stepping stones of truth

A journey along the path of life - the stones can be rough, smooth or even wobbly!

Wednesday, September 27, 2006

Ringing in the ears?


I am a bell ringer. It's a particularly English thing - to hang heavy bells on wheels, so that they can be rung precisely, and not just clang about like all other countries' bells (unless they have had the English up 'em some time in the colonial past)

There were no ringers in our village, so I had been living in Dorset for a few years until I saw an advert for a short course. And as soon as my hand touched the fluffy bit of the rope (the sally) I was hooked!

I have seen more Dorset villages (and Dorset pubs) by visiting other towers than I would have done otherwise. Bell ringers are a sociable lot on the whole, and usually nice people. You can always visit other towers around the country and be sure of a warm welcome. There is a slightly worrying tendency in male ringers to enjoy trains, especially the steam variety. Hmmm.


There still are no ringers in our village (except for me) so I ring in the nearby village, Charminster, where I learned. Last practice night (each Thursday) I was a bit bored at one point, so I took some photos with my phone of the church and the practice.


We ring on the ground floor and the tower is nearly the oldest part of the church. The ropes are very long and you have to pull very straight (though there are guides for the ropes to go through)


You dont have to be strong but the heaviest bell does weigh 14cwt (hundredweight) - thats as heavy as a small car! This is a list of the bells, all ten of them (which is an unusually large amount for a parish church, more usually only six) Most of them were originally cast around the 1600s, but have been recast since.



The building of it in the fifteenth century was paid for by a local wealthy man, Thomas Trenchard - hence the intertwined "T" symbol to be found everywhere. I like it, it reminds me of a labyrinth. Very elegant anyway.



I reckon those early stone masons were a bit on the pagan side. One of them slipped in the little carving of .. I dont know what it is. But it is in relief, so not just gouged out quickly but done with care. Its hidden and high up and faces the back of the church, so you only see it if you are in the ringing area. I enjoy feeling the link with the craftsmen all those years ago.


There is some early graffiti dated 1717 I think. Little terror, I wonder who he was - that naughty Henry Harbin.
The interwined Ts, the graffiti and the list of bells are all on the stone work on one side of the arch to our ringing area - we stand around the font to ring, as the bells are up in the top of the tower immediately above us.

This is a peal board, to commemorate a long length of ringing - a peal. That means not going wrong or stopping for about three hours. Too much for me, though I have rung the odd quarter peal - that's only ringing for about three quarters of an hour. Quite enough!

Ringing is a bit like knitting or macramé. You have a pattern or method where the bells change place at every stroke. The changes can be called slowly, which is much easier and what we normally do on Sundays. It sounds nicer as there is less chance of going wrong. Some of the methods are very old. One of the changes that is called is known as Queen's, because it is supposed to have been a favourite of Queen Elizabeth the First. Just about possible we think, given the state of bells at that time.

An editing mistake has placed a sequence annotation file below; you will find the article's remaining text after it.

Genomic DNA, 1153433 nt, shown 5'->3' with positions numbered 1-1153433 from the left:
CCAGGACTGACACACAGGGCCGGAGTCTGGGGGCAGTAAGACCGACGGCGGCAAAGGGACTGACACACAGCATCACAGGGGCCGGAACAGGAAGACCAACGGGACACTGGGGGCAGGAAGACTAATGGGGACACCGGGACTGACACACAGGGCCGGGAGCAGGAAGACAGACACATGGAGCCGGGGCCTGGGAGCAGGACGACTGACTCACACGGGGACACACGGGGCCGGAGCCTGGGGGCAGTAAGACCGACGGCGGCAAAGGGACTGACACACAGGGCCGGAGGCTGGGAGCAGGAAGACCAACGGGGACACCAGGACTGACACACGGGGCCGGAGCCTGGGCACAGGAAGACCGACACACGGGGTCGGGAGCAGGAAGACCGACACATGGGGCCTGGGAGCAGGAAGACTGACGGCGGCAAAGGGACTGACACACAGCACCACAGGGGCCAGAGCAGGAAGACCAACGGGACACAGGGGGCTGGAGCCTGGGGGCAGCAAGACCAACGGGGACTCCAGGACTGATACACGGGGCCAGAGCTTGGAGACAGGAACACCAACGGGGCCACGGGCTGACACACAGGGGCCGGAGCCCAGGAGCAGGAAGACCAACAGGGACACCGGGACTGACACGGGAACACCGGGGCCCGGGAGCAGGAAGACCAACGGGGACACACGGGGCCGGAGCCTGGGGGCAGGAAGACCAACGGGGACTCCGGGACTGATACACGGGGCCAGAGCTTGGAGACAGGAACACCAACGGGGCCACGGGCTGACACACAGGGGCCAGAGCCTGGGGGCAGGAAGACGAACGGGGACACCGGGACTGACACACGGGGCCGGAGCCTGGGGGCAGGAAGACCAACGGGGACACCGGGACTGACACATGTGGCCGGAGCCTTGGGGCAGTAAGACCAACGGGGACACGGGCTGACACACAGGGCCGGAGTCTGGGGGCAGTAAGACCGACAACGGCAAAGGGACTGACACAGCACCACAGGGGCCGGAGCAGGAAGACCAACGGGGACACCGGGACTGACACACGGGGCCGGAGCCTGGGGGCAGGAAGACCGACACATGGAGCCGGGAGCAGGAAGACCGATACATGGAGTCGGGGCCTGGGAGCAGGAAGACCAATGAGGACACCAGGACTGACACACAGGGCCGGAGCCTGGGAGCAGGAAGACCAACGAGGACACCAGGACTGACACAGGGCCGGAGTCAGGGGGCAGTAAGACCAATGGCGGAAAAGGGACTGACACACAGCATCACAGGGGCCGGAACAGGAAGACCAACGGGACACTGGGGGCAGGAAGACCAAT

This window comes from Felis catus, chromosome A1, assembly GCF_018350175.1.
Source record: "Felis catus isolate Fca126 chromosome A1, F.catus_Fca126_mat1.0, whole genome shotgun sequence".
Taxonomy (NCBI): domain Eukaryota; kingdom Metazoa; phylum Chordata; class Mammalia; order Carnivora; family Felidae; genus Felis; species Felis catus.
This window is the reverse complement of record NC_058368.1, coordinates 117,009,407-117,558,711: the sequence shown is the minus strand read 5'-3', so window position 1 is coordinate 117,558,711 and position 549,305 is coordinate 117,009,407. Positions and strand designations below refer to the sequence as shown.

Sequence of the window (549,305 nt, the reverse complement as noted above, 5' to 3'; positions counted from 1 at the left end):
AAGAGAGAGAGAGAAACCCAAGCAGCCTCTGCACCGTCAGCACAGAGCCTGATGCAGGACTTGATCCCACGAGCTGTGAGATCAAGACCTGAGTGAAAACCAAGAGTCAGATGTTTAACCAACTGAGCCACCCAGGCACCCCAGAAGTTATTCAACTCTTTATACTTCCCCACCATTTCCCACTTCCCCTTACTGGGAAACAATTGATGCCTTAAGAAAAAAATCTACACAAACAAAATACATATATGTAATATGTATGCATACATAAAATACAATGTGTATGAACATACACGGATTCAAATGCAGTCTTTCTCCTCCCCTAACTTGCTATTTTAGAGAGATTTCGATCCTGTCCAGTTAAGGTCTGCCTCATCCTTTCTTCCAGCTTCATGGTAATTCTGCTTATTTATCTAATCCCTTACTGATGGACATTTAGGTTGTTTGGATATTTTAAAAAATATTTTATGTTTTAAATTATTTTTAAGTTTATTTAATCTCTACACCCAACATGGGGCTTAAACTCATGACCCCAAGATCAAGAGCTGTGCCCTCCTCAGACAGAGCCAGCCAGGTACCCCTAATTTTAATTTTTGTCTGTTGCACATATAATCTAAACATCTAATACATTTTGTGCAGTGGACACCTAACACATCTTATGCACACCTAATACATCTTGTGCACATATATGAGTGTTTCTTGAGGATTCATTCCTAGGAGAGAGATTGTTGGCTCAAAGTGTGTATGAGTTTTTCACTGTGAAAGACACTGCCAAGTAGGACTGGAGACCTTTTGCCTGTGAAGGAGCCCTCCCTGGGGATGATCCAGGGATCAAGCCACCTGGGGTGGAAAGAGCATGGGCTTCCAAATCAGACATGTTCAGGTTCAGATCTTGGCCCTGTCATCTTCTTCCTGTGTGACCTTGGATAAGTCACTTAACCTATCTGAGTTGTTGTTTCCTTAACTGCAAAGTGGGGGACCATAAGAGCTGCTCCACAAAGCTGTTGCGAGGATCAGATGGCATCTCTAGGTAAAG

It is also a good investment in the future. One of our ringers is nearly eighty but you wouldnt know to look at her. It seems to keep your mind supple and your body active. With that and t'ai chi I am aiming to keep going into my crone hood!

3 Comments:

At 1:30 pm, Blogger Val said...

What an absolutely fascinating post! Did not have a clue about any of that stuff. I am now curious to know if there are any bell ringers in Australia. I think it's all rather pagan here, churches being sold off to trendies who do them up into rather nice living accommodation. Got a kick out of the ancient grafitti!

Now a question: is the English style of ringing the one where the first note starts out low, then leaps an octave and descends over 7 notes (total of 8 notes before starting over again) or is it like what I've heard in Germany, more like a tolling of different notes. Don't know how else to describe it, but it's more somber sounding.

 
At 9:37 pm, Blogger Kerri said...

How very interesting! Thanks for telling us about this. You have some fascinating hobbies Val. Sounds like lots of fun.
The phone pics came out well. What a pretty old church that is..beautiful stone work and tower. Interesting graffiti and carving. Makes you wonder, doesn't it?

 
At 6:38 pm, Blogger Alice said...

Wonderful post, Val. Whilst in England we loved visiting village churches, even better if there were bell ringers in action.

I live in a city with very few churches - many church services are held in school buildings or halls - and the newer churches here don't have bells.

Certainly, the music of the bells pealing out over European cities and villages is one I'd never tire of.

I remember climbing up onto the roof of a Church in Rye (St Mary's, I think) to have a look at the view. Descending the steps through the belfrey the bells began to peal. I was right beside a large bell when it rang, and all I wanted to do was get out of there before the next one rang!

 

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